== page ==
“Yeah?” Zat said, “and you’d be begging for mercy the first week!” Bob shifted his position to rebuff Zat’s analysis to say “Bet me… I’d be numero uno in a week, the king of the jungle, the head honcho.”
From this bet, Bob got his wish and so it was with the help of Zat, he survived and became a real caveman... a confusing situation. From the previous story we know Bob was probably relatively content not knowing anything different. The same goes for Zat although he would have never wished to be in the future. He had no way to know what the future held, or that it would be any different… yet he was there, plucked, as it were, to serve a story. There was no reason existing whereby a caveman could possibly know where progress could lead, it could not be imagined then and why progress wasn’t planned. This is the primary reason why people often hold the caveman in low esteem, his lack of progress, but one must understand why they would believe nothing was changeable... nature suggested it. Nonetheless, with the help of Bob, Zat likewise learned to function within the existent society.
However, this story would be flawed to leave it there, to leave two people living simultaneously in two different times. It couldn’t be simultaneously, could it? Then it must be that Bob the Caveman has long since been dead, living now only as a modern man, and Zat the Caveman would also be history… living now only as a modern man. However, to be a credible story, that scenario couldn’t happen… or doesn’t, shouldn’t. Should I be content to call it fiction then, make-believe, for the purpose only to demonstrate our commonality with the caveman?
Let's play around with the idea of believability just for a minute. To begin with, it really wouldn't matter how the story went as to how Bob was propelled back in time, becoming a dummy sitting naked on a rock, or how Zat was cast into the future. That's because we don't know what is possible along those lines and what isn't. You might think I’m heading for the ‘past life’ concept, but I'm not... although something to always leave on the table. Where I’m really going is not based on what we know, but on what we don’t know.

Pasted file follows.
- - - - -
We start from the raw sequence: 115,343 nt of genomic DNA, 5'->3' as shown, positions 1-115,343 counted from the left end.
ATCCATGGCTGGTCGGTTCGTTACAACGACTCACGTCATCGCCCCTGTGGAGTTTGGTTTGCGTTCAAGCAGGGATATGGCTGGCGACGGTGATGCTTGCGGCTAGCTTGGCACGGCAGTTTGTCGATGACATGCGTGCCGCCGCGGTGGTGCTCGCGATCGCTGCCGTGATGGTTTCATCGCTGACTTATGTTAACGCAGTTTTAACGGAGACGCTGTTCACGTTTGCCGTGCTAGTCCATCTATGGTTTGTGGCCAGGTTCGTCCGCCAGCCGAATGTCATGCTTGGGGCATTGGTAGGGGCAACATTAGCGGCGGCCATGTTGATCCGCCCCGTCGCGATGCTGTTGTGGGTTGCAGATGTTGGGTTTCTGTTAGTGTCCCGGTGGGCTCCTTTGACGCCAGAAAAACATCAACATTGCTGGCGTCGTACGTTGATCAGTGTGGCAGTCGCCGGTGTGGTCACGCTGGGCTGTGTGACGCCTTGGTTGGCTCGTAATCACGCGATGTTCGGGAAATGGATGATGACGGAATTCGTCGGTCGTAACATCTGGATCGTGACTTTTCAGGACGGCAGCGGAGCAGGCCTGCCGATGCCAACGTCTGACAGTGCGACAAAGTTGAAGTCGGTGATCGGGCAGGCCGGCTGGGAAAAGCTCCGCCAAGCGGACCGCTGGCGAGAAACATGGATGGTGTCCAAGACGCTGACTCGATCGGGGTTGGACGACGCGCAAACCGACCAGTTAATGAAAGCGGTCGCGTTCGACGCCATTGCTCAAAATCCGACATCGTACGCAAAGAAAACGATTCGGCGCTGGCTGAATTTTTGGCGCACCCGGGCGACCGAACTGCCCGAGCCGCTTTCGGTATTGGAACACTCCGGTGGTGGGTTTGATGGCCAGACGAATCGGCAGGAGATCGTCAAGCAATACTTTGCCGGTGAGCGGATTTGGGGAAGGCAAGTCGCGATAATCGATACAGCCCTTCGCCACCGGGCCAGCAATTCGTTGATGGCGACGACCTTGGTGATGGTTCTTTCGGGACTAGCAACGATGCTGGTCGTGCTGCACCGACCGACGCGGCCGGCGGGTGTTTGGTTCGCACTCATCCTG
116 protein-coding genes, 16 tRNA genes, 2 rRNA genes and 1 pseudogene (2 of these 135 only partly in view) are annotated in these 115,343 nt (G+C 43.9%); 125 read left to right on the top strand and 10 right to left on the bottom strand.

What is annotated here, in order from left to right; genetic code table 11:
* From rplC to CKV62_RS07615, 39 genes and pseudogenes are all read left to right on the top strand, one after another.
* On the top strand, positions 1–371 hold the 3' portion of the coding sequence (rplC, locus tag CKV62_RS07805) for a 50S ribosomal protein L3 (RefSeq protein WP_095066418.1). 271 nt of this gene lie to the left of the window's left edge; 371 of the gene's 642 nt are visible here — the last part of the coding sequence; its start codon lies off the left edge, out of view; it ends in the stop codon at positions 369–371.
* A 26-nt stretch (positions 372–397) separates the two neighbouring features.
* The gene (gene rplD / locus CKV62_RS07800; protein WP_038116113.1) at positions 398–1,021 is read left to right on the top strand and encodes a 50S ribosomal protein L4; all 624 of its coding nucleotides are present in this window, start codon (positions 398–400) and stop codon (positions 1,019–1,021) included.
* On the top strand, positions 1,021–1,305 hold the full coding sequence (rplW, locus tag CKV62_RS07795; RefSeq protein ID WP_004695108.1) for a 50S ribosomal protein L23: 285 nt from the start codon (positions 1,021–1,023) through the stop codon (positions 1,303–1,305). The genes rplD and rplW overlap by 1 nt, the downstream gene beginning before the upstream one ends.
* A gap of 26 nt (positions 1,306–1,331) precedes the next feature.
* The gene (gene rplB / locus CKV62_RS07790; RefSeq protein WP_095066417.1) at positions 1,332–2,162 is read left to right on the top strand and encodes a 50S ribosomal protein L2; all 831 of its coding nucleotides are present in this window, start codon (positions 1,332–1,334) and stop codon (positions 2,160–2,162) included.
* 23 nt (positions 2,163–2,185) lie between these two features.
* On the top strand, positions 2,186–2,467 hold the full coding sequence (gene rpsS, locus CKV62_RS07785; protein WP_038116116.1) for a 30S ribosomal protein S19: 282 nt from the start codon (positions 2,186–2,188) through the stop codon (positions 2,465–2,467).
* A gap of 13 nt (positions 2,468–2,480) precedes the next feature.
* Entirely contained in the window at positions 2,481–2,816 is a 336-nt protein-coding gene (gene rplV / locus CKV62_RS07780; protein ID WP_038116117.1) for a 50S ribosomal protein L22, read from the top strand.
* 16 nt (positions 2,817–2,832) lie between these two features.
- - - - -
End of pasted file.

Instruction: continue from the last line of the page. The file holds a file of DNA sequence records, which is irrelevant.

Largely concepts are based on some knowledge… but often with too little regard for what might be unknown about the subject. For example, we only know a tiny fraction about the subconscious mind, only about how it controls bodily functions and of its psychological persuasiveness… hardly anything else. Further, the spirit world is scientifically unexplained, or flat-out dismissed, and our concept of time is lacking if it can't account for ‘no beginning’. There you have it, three major existents of which practically nothing is known but should represent a huge chunk of reality.
Who is to say then that having a past life is impossible? Or simultaneousness? In order to render an opinion on the simultaneous question, one must have a handle on existence itself and an understanding of time. Dreams are also unexplained phenomena… well, perhaps explained but surely, I think, not correctly. As this may apply to our caveman story, let’s factor in just the unknowns about time and dreams.
Our concept of time was envisioned sometime during the earliest stages of 'civilization' and has never been modified since; the primary reason is because of the religious connotations. Further, it is only a one-dimensional concept (linear) serving only as a measurement in relative matters, much like a yardstick, except a yardstick has a beginning point. In other words, we don’t know anything about this 'time metabolism'. I call it a metabolism because I think it will be found to be similar to a functioning human organ, purposeful but relatively simple. In other words, even though this time metabolism would be ethereal, without material substance, it has cause, purpose and direction much as life itself.